Peter the Great (1672-1725), Tsar of Russia, was a beard-hater. He also wanted to Westernise his nation. To do so, among other actions, he required the men of Russia to shave their beards in imitation of the high-born men of Western Europe. Or, alternatively, to pay a beard tax. On 16 January 1705, men 'of all ranks', were ordered to shave. Anyone who wished to keep his beard and whiskers had to pay the beard tax based on their social status: 60 roubles for nobles, military officers and chancellery officials, 100 roubles for merchants of the first guild. Peasants and the clergy were exempt from the tax. Travelling beard wearers had to pay a kopeck each time they entered the city gates.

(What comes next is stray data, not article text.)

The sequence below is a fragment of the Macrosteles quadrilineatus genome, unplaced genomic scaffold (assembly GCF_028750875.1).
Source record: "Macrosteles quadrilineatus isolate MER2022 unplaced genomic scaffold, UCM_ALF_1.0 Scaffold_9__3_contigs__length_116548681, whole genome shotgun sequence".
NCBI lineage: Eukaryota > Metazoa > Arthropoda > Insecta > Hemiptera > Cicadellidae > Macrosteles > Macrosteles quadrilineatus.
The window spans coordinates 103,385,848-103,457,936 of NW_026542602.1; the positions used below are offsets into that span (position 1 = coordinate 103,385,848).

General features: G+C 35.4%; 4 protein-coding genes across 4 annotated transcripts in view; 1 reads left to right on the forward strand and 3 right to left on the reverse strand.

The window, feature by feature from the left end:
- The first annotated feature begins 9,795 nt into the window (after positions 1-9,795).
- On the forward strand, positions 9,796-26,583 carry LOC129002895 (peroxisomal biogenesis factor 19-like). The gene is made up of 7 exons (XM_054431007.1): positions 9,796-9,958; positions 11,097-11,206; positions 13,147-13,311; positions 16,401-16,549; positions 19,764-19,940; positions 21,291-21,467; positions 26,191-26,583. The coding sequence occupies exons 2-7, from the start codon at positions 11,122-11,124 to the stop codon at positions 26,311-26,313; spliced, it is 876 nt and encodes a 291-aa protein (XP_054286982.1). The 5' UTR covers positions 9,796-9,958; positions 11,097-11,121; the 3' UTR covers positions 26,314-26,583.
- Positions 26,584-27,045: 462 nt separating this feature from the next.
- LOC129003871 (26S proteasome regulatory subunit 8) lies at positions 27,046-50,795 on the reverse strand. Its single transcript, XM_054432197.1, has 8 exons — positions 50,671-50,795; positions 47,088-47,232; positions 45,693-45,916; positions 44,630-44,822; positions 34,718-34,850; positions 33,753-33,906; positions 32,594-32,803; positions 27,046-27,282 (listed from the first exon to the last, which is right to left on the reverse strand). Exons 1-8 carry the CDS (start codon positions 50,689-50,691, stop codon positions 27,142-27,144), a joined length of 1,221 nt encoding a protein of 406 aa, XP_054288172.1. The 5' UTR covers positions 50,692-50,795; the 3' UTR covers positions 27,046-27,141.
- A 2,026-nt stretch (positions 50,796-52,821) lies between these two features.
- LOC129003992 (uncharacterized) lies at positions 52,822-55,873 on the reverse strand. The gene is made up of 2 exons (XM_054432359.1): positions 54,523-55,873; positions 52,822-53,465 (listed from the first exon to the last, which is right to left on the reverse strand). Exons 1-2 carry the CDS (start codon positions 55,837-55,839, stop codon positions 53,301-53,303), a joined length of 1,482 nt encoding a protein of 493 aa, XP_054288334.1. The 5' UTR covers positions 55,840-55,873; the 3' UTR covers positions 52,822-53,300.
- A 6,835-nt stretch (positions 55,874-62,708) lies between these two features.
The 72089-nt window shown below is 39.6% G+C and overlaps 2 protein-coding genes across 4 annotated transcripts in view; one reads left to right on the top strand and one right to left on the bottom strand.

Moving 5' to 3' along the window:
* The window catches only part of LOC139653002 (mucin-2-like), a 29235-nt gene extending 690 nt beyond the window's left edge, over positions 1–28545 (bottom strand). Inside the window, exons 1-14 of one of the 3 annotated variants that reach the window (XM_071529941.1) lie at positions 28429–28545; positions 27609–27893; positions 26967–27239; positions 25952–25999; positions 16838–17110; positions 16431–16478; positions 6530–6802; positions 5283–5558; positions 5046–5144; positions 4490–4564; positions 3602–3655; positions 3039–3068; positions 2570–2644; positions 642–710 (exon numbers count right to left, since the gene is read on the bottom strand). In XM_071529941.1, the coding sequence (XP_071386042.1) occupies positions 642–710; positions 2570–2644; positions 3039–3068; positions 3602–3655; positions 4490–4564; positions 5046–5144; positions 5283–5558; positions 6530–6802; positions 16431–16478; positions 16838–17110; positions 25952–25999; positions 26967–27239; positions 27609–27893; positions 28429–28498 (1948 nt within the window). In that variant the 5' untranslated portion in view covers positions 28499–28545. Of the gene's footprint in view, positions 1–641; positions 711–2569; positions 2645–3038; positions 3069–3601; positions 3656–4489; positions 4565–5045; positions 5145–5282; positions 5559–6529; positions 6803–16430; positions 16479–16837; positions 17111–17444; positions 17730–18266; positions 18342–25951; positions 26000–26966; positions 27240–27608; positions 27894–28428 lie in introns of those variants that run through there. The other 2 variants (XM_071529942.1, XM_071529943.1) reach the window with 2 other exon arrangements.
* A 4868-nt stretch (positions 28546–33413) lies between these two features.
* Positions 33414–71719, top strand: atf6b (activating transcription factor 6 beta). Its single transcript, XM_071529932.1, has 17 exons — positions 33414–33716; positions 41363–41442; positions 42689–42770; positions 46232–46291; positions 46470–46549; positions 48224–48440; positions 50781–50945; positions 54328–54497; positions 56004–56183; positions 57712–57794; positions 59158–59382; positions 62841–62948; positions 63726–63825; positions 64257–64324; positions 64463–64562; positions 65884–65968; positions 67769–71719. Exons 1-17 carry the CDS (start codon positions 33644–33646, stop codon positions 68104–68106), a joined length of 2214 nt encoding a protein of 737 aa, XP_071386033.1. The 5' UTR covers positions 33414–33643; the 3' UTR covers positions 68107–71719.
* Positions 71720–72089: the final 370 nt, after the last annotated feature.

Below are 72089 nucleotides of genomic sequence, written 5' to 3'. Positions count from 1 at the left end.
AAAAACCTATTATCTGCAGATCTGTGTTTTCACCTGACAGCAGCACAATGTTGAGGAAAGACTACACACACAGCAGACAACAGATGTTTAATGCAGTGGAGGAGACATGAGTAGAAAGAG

Men who paid this beard tax were given a special permit in the form of a beard token (obtained from the police station) to prove that they were honest, beard tax-paying citizens. The beard token was a small bronze medallion with a Russian eagle on one side and a beard on the other. It was inscribed with two phrases: "the beard tax has been taken" and "the beard is a superfluous burden". The token was often worn on a chain around the neck, underneath the beard it gave permit for.
Peter the (beard hating) Great was not the only beard tax instigator. Almost two hundred years earlier in 1535, King Henry VIII of England, who himself had a beard, introduced a beard tax. The tax was also graduated, varying with the wearer's social position. His daughter, Elizabeth I, reintroduced the beard tax, taxing every beard of more than two weeks' growth.
You can read more on Beard Taxing by downloading Erik Jensens 2003 article from the journal Tax Notes.